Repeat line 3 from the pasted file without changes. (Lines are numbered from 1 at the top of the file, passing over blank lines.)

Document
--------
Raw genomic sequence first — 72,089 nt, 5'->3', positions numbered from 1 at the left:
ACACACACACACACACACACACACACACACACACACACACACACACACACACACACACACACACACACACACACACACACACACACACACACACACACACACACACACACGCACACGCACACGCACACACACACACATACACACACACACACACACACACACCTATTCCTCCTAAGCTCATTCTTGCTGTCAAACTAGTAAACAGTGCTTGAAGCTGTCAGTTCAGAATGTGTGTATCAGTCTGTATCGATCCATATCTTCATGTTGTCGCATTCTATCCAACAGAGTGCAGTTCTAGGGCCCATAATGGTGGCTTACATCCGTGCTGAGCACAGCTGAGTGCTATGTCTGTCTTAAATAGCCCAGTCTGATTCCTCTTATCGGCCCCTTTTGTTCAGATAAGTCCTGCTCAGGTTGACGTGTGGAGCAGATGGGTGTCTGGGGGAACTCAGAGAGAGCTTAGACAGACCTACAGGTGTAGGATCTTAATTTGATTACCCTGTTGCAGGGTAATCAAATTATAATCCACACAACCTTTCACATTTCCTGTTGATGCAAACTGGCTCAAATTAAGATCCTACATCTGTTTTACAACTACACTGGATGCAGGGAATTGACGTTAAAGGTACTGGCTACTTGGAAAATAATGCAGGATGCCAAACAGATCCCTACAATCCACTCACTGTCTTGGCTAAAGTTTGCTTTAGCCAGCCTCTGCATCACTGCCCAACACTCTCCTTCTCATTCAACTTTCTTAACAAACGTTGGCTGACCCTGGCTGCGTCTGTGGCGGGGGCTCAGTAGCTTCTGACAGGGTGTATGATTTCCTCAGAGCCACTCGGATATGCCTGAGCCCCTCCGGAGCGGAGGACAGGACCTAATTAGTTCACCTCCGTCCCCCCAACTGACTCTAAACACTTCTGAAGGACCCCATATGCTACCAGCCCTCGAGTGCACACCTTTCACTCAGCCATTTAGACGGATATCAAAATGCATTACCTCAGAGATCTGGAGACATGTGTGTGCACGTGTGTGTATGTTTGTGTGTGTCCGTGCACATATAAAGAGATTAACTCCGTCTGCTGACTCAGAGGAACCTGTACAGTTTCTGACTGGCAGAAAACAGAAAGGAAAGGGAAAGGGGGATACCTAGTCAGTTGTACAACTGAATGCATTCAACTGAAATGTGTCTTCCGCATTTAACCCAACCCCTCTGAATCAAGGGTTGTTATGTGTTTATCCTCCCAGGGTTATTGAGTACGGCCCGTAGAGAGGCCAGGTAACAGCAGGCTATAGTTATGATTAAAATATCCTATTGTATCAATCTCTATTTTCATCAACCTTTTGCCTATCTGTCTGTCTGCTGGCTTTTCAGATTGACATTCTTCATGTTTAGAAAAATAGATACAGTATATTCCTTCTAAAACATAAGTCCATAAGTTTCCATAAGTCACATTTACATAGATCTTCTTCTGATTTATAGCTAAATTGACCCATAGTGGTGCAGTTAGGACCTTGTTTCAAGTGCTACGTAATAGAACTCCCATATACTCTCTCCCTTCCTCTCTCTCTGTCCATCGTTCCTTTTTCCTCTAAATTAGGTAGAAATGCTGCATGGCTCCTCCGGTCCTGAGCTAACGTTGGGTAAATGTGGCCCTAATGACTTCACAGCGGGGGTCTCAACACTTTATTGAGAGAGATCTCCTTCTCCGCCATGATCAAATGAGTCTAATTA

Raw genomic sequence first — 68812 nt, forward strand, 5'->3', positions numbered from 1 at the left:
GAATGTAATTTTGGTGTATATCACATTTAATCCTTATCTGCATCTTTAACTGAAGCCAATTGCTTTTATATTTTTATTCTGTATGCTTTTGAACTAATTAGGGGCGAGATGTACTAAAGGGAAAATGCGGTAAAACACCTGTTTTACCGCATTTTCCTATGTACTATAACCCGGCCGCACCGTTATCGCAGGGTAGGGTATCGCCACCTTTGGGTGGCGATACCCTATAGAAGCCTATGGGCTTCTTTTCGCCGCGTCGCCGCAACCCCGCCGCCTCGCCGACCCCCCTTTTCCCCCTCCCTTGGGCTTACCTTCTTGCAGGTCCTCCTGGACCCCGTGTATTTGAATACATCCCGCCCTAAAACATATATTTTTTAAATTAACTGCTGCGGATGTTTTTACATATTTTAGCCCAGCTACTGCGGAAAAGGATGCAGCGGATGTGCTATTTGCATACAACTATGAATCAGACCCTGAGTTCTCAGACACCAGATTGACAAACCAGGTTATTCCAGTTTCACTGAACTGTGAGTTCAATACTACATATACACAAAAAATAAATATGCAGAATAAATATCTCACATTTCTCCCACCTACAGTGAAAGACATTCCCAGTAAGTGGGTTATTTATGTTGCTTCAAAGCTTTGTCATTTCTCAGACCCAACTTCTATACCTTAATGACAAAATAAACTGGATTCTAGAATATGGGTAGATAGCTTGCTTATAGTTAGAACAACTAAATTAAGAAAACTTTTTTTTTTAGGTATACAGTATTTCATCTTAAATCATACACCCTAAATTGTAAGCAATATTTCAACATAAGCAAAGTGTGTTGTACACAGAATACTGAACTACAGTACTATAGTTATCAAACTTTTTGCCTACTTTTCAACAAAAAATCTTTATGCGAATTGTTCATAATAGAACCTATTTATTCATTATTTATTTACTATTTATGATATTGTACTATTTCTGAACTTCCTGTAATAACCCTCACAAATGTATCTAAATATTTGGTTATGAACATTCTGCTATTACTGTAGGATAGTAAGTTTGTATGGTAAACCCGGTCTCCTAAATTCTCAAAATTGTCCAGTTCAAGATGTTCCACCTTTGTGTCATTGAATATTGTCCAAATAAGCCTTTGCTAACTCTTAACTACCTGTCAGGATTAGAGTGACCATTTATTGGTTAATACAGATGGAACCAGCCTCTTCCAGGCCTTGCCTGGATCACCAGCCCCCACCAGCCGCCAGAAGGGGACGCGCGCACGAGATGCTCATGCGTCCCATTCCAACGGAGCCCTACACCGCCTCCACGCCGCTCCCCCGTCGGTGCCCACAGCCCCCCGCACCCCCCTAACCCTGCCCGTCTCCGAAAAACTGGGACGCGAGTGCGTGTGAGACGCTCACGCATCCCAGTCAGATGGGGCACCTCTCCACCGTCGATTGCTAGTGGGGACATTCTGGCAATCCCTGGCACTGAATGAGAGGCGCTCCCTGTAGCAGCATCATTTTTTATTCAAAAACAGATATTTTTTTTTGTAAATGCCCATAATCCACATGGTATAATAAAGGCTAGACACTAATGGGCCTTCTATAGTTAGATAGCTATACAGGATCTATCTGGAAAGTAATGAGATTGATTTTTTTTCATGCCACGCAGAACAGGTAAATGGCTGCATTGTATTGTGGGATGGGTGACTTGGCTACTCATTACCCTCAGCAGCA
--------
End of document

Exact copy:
Raw genomic sequence first — 68812 nt, forward strand, 5'->3', positions numbered from 1 at the left: